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Psychosom Med. 2003 Jul-Aug;65(4):672-8.

Reduced glucocorticoid sensitivity of monocyte interleukin-6 production in male industrial employees who are vitally exhausted.

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1
Department of Behavioral Sciences, Swiss Federal Institute of Technology, Zurich, Switzerland.

Abstract

OBJECTIVE:

Proinflammatory changes are thought to link vital exhaustion with adverse cardiovascular outcomes. Monocytes play a central role in the pathogenesis of atherosclerotic lesions and are a major source of circulating cytokines. We hypothesized that vital exhaustion may alter the regulation of monocyte activity, as measured by lipopolysaccharide (LPS)-stimulated and glucocorticoid inhibited release of the proinflammatory cytokine interleukin-6 (IL-6).

METHODS:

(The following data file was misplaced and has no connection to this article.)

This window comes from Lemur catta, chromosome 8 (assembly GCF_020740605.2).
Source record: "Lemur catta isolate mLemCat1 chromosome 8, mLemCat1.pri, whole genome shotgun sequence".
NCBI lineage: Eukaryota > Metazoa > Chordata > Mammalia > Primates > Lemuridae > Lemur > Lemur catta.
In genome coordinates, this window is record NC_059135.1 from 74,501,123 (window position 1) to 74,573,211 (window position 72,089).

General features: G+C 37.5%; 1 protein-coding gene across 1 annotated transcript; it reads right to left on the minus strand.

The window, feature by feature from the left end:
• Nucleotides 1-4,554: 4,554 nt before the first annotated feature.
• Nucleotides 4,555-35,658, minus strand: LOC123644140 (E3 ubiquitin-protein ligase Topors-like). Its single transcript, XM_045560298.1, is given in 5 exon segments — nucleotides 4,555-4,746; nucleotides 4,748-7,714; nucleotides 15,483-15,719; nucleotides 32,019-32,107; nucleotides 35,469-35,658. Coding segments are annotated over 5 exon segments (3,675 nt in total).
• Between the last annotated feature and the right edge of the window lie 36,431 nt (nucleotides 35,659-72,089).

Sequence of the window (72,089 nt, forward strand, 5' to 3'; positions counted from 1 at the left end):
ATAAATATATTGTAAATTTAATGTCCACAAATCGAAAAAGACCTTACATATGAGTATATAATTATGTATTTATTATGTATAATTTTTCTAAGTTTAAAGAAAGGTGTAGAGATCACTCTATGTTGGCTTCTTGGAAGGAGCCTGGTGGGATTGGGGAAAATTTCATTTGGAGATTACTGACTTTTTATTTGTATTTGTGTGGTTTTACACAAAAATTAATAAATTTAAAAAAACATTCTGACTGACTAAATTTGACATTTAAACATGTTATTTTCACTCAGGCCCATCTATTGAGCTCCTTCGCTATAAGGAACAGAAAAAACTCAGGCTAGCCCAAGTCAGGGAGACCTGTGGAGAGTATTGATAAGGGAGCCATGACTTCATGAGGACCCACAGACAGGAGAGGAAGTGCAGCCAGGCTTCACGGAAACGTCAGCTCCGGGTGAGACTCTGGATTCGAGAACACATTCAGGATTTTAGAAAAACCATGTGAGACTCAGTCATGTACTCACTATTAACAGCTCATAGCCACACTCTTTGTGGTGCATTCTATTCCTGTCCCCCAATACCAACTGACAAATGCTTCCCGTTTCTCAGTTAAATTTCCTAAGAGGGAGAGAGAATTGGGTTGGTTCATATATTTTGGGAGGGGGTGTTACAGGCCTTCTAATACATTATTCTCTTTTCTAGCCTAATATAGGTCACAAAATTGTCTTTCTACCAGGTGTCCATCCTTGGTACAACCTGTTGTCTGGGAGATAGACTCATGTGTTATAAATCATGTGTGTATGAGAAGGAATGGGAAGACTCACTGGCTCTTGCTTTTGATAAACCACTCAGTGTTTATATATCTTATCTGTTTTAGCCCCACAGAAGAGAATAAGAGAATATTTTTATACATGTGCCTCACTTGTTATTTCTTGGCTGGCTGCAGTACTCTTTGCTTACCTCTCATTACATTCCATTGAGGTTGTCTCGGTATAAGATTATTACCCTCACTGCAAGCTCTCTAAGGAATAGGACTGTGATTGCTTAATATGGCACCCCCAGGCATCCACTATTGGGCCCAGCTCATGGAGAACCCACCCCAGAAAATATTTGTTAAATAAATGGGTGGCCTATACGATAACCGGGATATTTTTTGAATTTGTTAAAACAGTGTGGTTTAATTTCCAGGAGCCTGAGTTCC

In 166 middle-aged apparently healthy men, vital exhaustion was measured by the Shortened Maastricht Exhaustion Questionnaire. Subjects in the highest quartile (highly exhausted, N= 38) were compared with those in the second and third quartiles (moderately exhausted N= 89) vs. those in the lowest quartile (nonexhausted, N= 39) in terms of plasma C-reactive protein (CRP) and tumor necrosis factor-alpha (TNF-alpha) levels, and as to IL-6 release after LPS stimulation in vitro. Inhibition of IL-6 release was determined by coincubation with increasing concentrations of dexamethasone. Monocyte glucocorticoid sensitivity was defined as the dexamethasone concentration inhibiting IL-6 release by 50%.

RESULTS:

Highly exhausted individuals had higher CRP levels than nonexhausted subjects (p=.008). LPS-stimulated IL-6 release was not significantly different between groups. However, in highly exhausted participants, dexamethasone was less able to inhibit IL-6 release (p=.010), and the glucocorticoid sensitivity was lower (p=.003) than in nonexhausted subjects.

CONCLUSIONS:

In highly exhausted individuals, glucocorticoids exert less suppressive action on monocyte IL-6 release than in nonexhausted subjects. This finding points to altered regulation of monocyte cytokine production as one possible pathway linking exhaustion with atherosclerosis.

PMID:
12883121
[Indexed for MEDLINE]
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